Time management

Class act: Whether it’s clothing or drink or his innovative-meets-preservationist, self-coined “riverboat soul,” Asheville busker-turned-Third Man-recording-artist Pokey LaFarge is about quality. Photo by Joshua Black Wilkins

“People think, with me, that it’s a dress-up contest or a history project,” says dapper roots musician (and former, albeit briefly, Asheville resident) Pokey LaFarge. “I just choose to look nice. When I dress nice I feel good and hopefully that passes on to other people.”

In the instance that LaFarge’s sharp suit, shined shoes and tilted fedora aren’t helping, they’re certainly not hurting: His tour for new self-titled album, just released on Jack White’s Third Man Records label, includes a performance on World Café and an appearance on Late Show with David Letterman. That will be the American TV debut for LaFarge and his band.

The tour also brings the group — recently upgraded from a quartet to a six piece (“I’m getting closer to my orchestra,” LaFarge says) — to The Grey Eagle. But visiting Asheville, for the musician, isn’t exactly a return to happy times. He remembers living in a “sharecropper house in West Asheville,” doing odd jobs and busking through a chilly winter. “It was tight and it was a little rough,” he says.

LaFarge had been living in Kentucky but headed to Western N.C. to study fiddle with Adam Tanner of The Twilite Broadcasters. “But as soon as I got to Asheville, I got into guitar,” he says. “I’d been writing songs since I was a kid, but I really started to find my voice and my direction.” That’s the sound he’s since coined “riverboat soul.”

A couple of days before the Fourth of July, LaFarge met Ryan Koenig and Joey Glynn who (with Adam Hoskins) would form backing band, The South City Three. They all settled in St. Louis about five years ago, a city about which the bandleader says, “I’m part of something here.”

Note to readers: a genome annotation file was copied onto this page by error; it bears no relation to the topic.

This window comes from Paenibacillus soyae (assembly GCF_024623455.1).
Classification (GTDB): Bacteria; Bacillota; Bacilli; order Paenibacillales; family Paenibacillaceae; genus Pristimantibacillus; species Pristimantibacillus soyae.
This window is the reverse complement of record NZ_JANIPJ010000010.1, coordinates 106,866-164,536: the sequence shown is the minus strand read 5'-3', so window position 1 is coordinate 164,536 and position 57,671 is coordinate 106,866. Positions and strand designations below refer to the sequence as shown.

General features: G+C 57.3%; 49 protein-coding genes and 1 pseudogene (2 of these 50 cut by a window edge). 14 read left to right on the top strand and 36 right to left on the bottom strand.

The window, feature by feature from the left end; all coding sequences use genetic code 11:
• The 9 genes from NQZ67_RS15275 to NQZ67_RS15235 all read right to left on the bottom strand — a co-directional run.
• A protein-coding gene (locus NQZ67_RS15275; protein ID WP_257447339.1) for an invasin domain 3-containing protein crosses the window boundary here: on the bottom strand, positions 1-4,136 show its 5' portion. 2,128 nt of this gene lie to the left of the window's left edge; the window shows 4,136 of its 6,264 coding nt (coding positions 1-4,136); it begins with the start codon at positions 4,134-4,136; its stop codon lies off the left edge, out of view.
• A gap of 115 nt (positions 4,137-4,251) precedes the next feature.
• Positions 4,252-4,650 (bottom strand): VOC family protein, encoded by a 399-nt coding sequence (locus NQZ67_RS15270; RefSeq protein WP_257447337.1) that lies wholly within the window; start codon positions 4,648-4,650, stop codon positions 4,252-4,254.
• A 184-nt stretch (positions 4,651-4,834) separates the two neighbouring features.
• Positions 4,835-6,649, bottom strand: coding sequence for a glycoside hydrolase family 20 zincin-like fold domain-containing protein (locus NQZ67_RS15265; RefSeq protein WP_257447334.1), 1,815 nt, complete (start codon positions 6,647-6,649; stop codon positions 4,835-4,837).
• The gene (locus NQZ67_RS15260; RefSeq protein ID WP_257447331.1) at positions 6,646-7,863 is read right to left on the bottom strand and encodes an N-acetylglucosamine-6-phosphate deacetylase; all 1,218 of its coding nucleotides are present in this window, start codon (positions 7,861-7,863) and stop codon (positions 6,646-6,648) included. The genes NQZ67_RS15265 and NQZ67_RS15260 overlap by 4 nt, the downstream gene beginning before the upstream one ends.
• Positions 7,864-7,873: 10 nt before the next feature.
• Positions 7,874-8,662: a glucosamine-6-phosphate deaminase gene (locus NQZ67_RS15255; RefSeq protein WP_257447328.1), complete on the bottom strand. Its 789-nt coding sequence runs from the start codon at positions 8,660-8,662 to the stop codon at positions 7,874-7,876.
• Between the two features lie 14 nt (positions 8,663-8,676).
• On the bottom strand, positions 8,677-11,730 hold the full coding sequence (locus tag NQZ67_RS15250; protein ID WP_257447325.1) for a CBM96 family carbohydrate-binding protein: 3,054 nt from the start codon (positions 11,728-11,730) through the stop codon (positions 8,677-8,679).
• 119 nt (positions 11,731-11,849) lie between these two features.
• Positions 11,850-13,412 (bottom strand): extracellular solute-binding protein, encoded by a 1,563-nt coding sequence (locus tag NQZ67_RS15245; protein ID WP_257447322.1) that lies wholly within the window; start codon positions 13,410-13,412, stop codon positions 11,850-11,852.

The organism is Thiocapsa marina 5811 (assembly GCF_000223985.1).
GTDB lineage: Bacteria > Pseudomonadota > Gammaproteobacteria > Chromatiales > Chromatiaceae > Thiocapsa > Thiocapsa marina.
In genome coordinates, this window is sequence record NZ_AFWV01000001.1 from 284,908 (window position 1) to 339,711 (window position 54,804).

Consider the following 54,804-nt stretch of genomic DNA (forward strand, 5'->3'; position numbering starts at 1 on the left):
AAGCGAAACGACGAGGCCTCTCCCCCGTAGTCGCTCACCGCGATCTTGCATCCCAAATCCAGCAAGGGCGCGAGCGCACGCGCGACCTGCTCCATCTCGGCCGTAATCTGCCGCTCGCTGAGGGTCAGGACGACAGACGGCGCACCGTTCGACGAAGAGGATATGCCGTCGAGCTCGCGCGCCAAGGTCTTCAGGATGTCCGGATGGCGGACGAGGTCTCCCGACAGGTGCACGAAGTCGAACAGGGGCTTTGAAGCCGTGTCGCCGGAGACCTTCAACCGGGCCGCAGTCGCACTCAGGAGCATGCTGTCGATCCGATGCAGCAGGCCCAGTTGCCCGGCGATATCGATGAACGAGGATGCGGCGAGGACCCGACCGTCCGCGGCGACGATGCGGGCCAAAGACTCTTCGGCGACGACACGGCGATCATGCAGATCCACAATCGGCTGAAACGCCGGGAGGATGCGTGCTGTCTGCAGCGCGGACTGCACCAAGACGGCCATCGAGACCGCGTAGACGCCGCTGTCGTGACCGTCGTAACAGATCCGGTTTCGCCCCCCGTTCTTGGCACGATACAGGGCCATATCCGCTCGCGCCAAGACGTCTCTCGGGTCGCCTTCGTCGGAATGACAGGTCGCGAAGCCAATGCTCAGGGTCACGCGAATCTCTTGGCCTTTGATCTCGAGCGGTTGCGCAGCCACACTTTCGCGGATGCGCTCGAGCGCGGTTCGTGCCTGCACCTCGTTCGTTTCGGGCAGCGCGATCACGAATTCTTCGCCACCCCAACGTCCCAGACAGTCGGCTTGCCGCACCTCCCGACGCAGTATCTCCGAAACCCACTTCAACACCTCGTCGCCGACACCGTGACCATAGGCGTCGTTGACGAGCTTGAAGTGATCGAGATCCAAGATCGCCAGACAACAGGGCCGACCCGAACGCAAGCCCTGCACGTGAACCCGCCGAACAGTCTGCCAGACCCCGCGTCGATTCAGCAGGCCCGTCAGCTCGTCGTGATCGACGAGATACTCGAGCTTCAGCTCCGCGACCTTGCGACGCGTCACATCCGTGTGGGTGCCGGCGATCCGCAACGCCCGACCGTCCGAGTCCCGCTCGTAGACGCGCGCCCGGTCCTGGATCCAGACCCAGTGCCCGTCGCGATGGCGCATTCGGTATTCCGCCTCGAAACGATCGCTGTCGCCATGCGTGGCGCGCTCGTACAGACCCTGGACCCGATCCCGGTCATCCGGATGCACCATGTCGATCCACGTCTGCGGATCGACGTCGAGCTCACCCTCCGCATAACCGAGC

That relationship to locale is apparent on the new album’s domain-centric tracks like "Home Away From Home" and "Kentucky Mae”; but most specifically on “Central Time” which, with lyrics like, "I won't worry if the world don't like me, I won't let it waste my time,” could pass as LaFarge’s personal anthem.

“I feel a strong sense of place because of the fact that I traveled so much in my life,” he says. “It makes you appreciate what you have back home.” He calls St. Louis an “underdog city in an underdog region of the country” and waxes proud American about the burgeoning community-oriented movements in his burg. And, while the musicians says he’s there to stay, there is one other city that’s tempted him to move: Nashville.

The Tennessee hub is not just home to LaFarge’s latest record, it’s also, in many ways, the jumping-off point for his career. It was Nashville’s famed country music station WSM (broadcasting since 1925 and home of the Grand Ole Opry show) that played a Pokey LaFarge song.

Rocker/producer Jack White heard it and invited LaFarge and the South City Three to record a seven-inch of “Chittlin’ Cookin’ Time in Cheatham County” at Third Man Records. The band opened a number of dates for White and his group, The Raconteurs and contributed to the track "I Guess I Should Go to Sleep," on White’s Blunderbuss. When it came time to record his self-titled album, LaFarge says that going with Third Man was an easy decision.

To listen to Pokey LaFarge, with its nods to ragtime, brassy hits of cornet, expertly picked guitar solos and the band leader’s folksy “aw shucks” drawl, neither Jack White rock nor Nashville country are the immediate associations. But LaFarge says his goal is to have a versatile band that can play any kind of music. “With my limited instrumentation before, we did the best that we could with what we had,” he says. “Now that we have horns, people are like, ‘I like this new direction you’re going in. It’s so jazzy.’” In fact, it’s the same sort of music the band has been playing for years, the musician explains.

“People need certain instruments to spell it out for them,” LaFarge adds. “It’s important to not get style and visuals wrapped up too much with the music.”

But the band leader is willing to be patient. First, he says, what he’s doing is about quality‚ be it music or clothes or whiskey. He’s not out to “perpetuate mass-market crap.” And secondly, he’s not worried about trend.

“We’re in an era when indie kids and hipsters are trying to look old-timey because it’s cool,” says LaFarge. He’s riding out that fad and plans to keep on doing what he’s doing which, he says, he’s been doing since he was a kid.

Time’s on his side: “I think in 20 years, people will understand.”

— Alli Marshall can be reached at amarshall@mountainx.com.

who: Pokey LaFarge
where: The Grey Eagle
when: Friday, July 12 (9 p.m., $10 advance/$12 day of show. http://thegreyeagle.com.)

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About Alli Marshall
Alli Marshall is the arts section editor at Mountain Xpress. She's lived in Asheville for more than 20 years and loves live music, visual art, fiction and friendly dogs. Alli is the winner of the 2016 Thomas Wolfe Fiction Prize and the author of the novel "How to Talk to Rockstars," published by Logosophia Books. Follow me @alli_marshall

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